It’s all fun and games until someone gets sunburnt. Sunburn is caused by the overexposure to the ultraviolet rays of the sun. Everyone is familiar with the initial stage of sunburn, which is the burnt exterior, but there are other factors which can begin to feel like flu symptoms: fever, chills, nausea, headaches and weakness. It is after these symptoms that your body will begin to rid itself of sun-damaged cells, which is what peeling and itching come from. Applying sun block and staying hydrated are two important factors when being exposed to the sun, but many people continue to ignore them, as beach fun does not always leave room for you to stop and protect yourself.
Thanks to the August Monday festivities, it will be rampant in St. Maarten and Anguilla for a few weeks. Were you one of those who ignored the rules, or do you simply burn easily? Everyone will be able to point you out from afar because of your darkened and peeling epidermis. Whatever your situation at this point, you’ll need a solution rather than a finger being pointed at the tip of your peeling nose.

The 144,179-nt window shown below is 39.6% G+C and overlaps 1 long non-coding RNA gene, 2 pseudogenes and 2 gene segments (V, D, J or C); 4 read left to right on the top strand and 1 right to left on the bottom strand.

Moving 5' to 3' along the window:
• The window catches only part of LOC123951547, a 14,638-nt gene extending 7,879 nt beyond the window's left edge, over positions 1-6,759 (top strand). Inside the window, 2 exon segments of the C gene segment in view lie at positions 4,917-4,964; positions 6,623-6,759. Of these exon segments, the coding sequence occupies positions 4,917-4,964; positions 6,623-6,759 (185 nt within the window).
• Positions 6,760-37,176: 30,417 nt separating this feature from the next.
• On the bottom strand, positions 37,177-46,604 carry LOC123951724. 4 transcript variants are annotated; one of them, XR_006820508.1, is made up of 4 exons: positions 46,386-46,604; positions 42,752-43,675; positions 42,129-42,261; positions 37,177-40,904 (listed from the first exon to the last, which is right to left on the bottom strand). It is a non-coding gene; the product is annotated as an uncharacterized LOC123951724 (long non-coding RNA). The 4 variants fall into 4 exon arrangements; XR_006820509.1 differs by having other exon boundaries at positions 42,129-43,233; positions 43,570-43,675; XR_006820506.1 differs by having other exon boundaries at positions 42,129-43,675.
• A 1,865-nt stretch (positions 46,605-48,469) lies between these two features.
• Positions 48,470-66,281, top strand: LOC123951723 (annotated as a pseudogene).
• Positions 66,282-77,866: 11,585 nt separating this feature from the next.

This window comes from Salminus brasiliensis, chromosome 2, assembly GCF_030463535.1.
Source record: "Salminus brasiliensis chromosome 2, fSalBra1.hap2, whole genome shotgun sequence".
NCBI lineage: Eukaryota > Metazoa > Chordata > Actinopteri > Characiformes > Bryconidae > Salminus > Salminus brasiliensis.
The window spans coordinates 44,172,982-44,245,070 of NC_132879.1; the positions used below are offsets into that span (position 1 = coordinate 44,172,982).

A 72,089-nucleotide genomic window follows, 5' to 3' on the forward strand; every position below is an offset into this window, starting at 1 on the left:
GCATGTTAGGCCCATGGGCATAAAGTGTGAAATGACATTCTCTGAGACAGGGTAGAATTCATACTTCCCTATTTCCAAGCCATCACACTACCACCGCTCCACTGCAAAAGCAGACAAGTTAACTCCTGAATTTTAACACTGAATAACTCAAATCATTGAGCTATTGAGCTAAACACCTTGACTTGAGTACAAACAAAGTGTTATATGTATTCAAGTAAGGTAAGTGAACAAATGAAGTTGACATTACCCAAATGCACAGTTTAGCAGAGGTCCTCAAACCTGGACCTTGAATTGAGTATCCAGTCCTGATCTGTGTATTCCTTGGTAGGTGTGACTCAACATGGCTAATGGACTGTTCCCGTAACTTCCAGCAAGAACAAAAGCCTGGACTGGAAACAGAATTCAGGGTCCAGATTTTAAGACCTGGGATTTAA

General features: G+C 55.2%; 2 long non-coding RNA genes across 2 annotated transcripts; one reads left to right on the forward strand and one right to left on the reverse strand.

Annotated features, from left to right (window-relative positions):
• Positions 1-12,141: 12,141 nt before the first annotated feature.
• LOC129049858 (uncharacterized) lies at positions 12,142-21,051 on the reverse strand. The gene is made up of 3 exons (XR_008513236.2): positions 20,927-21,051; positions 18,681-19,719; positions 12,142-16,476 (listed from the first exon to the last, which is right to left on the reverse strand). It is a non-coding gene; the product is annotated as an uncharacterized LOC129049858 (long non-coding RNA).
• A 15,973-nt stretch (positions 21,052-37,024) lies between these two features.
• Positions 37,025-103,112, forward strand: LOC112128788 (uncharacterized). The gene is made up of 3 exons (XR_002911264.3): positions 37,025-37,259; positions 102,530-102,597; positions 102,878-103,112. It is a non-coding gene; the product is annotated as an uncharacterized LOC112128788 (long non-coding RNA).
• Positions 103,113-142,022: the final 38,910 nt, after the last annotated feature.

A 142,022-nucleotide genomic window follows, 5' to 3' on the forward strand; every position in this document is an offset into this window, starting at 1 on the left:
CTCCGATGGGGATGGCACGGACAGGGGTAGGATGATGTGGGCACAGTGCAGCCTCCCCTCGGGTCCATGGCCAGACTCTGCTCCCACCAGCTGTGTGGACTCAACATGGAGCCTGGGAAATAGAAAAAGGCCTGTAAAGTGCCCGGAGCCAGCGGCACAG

Cool down: Before your skin begins to peel and flake, make sure to add cold compresses to your body, or take a cold shower to soothe the burnt flesh.
Lather up: Apply gels that contain aloe, vitamin E, menthol or camphor to your skin to stop the burning and moisturize the skin in the process.
Water: If you’re really in pain, perhaps you should pop your gels into the refrigerator to give the relief an extra kick. Did you get severely burnt? Are you experiencing the flu-like symptoms? Remember, you want to keep water very close at this point and consume as much as possible. Staying hydrated is essential in every process of bodily functions.
Pain relief: If your doctor has prescribed you a Non Steroidal Anti-Inflammatory (NSAID) drug like ibuprofen or naproxen, maybe now is the time to take a low dose for additional relief.
Stay shady: Avoiding overexposure to the sun for the next few days would make the most sense as your cells purge and regenerate.
Sunburn can be very harmless and treatable at home, but there are some risky situations you may want to look out for in case you have a more serious problem. See your doctor immediately for medical treatment if you experience any of the following:
• Fever of 102 degrees or higher
• Excessive pain
• Sunburn blisters covering more than 20% of your body
• Dry mouth, thirst reduced urination, dizziness and fatigue, which are signs of dehydration